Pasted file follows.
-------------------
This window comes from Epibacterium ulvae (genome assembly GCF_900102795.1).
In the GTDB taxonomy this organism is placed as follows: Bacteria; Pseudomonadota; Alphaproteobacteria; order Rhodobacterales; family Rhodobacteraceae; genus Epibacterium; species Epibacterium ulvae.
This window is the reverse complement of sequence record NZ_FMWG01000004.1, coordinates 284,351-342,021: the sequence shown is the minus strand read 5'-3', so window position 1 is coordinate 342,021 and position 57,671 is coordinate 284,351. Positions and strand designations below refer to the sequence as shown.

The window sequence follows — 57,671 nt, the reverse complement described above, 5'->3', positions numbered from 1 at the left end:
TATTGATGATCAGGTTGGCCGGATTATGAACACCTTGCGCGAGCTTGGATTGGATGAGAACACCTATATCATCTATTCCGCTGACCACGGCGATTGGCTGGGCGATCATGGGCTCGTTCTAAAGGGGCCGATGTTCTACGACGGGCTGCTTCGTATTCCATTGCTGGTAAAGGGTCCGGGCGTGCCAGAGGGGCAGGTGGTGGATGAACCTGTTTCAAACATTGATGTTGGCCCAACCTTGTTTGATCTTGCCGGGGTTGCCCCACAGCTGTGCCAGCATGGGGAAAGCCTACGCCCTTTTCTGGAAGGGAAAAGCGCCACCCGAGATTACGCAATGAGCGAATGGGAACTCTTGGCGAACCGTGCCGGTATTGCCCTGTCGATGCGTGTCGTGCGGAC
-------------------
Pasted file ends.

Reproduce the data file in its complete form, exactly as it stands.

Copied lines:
This window comes from Epibacterium ulvae (genome assembly GCF_900102795.1).
In the GTDB taxonomy this organism is placed as follows: Bacteria; Pseudomonadota; Alphaproteobacteria; order Rhodobacterales; family Rhodobacteraceae; genus Epibacterium; species Epibacterium ulvae.
This window is the reverse complement of sequence record NZ_FMWG01000004.1, coordinates 284,351-342,021: the sequence shown is the minus strand read 5'-3', so window position 1 is coordinate 342,021 and position 57,671 is coordinate 284,351. Positions and strand designations below refer to the sequence as shown.

The window sequence follows — 57,671 nt, the reverse complement described above, 5'->3', positions numbered from 1 at the left end:
TATTGATGATCAGGTTGGCCGGATTATGAACACCTTGCGCGAGCTTGGATTGGATGAGAACACCTATATCATCTATTCCGCTGACCACGGCGATTGGCTGGGCGATCATGGGCTCGTTCTAAAGGGGCCGATGTTCTACGACGGGCTGCTTCGTATTCCATTGCTGGTAAAGGGTCCGGGCGTGCCAGAGGGGCAGGTGGTGGATGAACCTGTTTCAAACATTGATGTTGGCCCAACCTTGTTTGATCTTGCCGGGGTTGCCCCACAGCTGTGCCAGCATGGGGAAAGCCTACGCCCTTTTCTGGAAGGGAAAAGCGCCACCCGAGATTACGCAATGAGCGAATGGGAACTCTTGGCGAACCGTGCCGGTATTGCCCTGTCGATGCGTGTCGTGCGGAC